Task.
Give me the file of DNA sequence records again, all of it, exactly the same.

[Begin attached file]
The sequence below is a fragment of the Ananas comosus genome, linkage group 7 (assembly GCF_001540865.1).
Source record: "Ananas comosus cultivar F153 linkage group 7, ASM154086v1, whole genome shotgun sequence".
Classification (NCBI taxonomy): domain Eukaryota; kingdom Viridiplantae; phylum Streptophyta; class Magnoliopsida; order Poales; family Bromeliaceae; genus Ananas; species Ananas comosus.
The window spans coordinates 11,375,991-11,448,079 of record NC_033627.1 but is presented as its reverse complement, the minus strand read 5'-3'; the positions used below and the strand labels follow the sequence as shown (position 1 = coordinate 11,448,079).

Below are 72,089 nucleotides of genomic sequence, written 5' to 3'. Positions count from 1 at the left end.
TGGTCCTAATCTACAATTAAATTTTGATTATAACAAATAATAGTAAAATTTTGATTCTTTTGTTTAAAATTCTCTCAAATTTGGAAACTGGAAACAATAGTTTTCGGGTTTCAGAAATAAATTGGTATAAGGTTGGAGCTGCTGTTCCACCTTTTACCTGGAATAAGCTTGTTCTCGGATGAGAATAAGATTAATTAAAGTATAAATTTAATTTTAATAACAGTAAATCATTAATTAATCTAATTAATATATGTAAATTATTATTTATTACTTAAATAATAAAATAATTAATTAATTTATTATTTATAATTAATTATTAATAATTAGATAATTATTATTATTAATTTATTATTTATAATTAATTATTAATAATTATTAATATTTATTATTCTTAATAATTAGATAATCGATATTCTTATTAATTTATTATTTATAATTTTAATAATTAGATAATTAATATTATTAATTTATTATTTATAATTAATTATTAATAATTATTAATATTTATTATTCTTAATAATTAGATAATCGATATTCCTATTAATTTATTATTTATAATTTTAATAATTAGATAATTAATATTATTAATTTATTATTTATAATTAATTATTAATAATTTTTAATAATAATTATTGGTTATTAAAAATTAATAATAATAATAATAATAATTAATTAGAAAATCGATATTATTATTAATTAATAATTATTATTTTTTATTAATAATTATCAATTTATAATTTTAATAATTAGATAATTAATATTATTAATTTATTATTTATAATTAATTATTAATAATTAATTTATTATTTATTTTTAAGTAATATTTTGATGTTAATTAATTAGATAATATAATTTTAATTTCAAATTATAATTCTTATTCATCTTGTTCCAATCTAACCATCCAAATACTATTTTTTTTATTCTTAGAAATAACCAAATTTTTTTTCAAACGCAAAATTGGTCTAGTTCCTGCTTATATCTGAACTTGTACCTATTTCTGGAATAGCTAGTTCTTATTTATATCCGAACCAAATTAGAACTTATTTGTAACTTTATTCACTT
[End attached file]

The sequence below is a fragment of the Ananas comosus genome, linkage group 7 (assembly GCF_001540865.1).
Source record: "Ananas comosus cultivar F153 linkage group 7, ASM154086v1, whole genome shotgun sequence".
Classification (NCBI taxonomy): domain Eukaryota; kingdom Viridiplantae; phylum Streptophyta; class Magnoliopsida; order Poales; family Bromeliaceae; genus Ananas; species Ananas comosus.
The window spans coordinates 11,375,991-11,448,079 of record NC_033627.1 but is presented as its reverse complement, the minus strand read 5'-3'; the positions used below and the strand labels follow the sequence as shown (position 1 = coordinate 11,448,079).

Below are 72,089 nucleotides of genomic sequence, written 5' to 3'. Positions count from 1 at the left end.
TGGTCCTAATCTACAATTAAATTTTGATTATAACAAATAATAGTAAAATTTTGATTCTTTTGTTTAAAATTCTCTCAAATTTGGAAACTGGAAACAATAGTTTTCGGGTTTCAGAAATAAATTGGTATAAGGTTGGAGCTGCTGTTCCACCTTTTACCTGGAATAAGCTTGTTCTCGGATGAGAATAAGATTAATTAAAGTATAAATTTAATTTTAATAACAGTAAATCATTAATTAATCTAATTAATATATGTAAATTATTATTTATTACTTAAATAATAAAATAATTAATTAATTTATTATTTATAATTAATTATTAATAATTAGATAATTATTATTATTAATTTATTATTTATAATTAATTATTAATAATTATTAATATTTATTATTCTTAATAATTAGATAATCGATATTCTTATTAATTTATTATTTATAATTTTAATAATTAGATAATTAATATTATTAATTTATTATTTATAATTAATTATTAATAATTATTAATATTTATTATTCTTAATAATTAGATAATCGATATTCCTATTAATTTATTATTTATAATTTTAATAATTAGATAATTAATATTATTAATTTATTATTTATAATTAATTATTAATAATTTTTAATAATAATTATTGGTTATTAAAAATTAATAATAATAATAATAATAATTAATTAGAAAATCGATATTATTATTAATTAATAATTATTATTTTTTATTAATAATTATCAATTTATAATTTTAATAATTAGATAATTAATATTATTAATTTATTATTTATAATTAATTATTAATAATTAATTTATTATTTATTTTTAAGTAATATTTTGATGTTAATTAATTAGATAATATAATTTTAATTTCAAATTATAATTCTTATTCATCTTGTTCCAATCTAACCATCCAAATACTATTTTTTTTATTCTTAGAAATAACCAAATTTTTTTTCAAACGCAAAATTGGTCTAGTTCCTGCTTATATCTGAACTTGTACCTATTTCTGGAATAGCTAGTTCTTATTTATATCCGAACCAAATTAGAACTTATTTGTAACTTTATTCACTT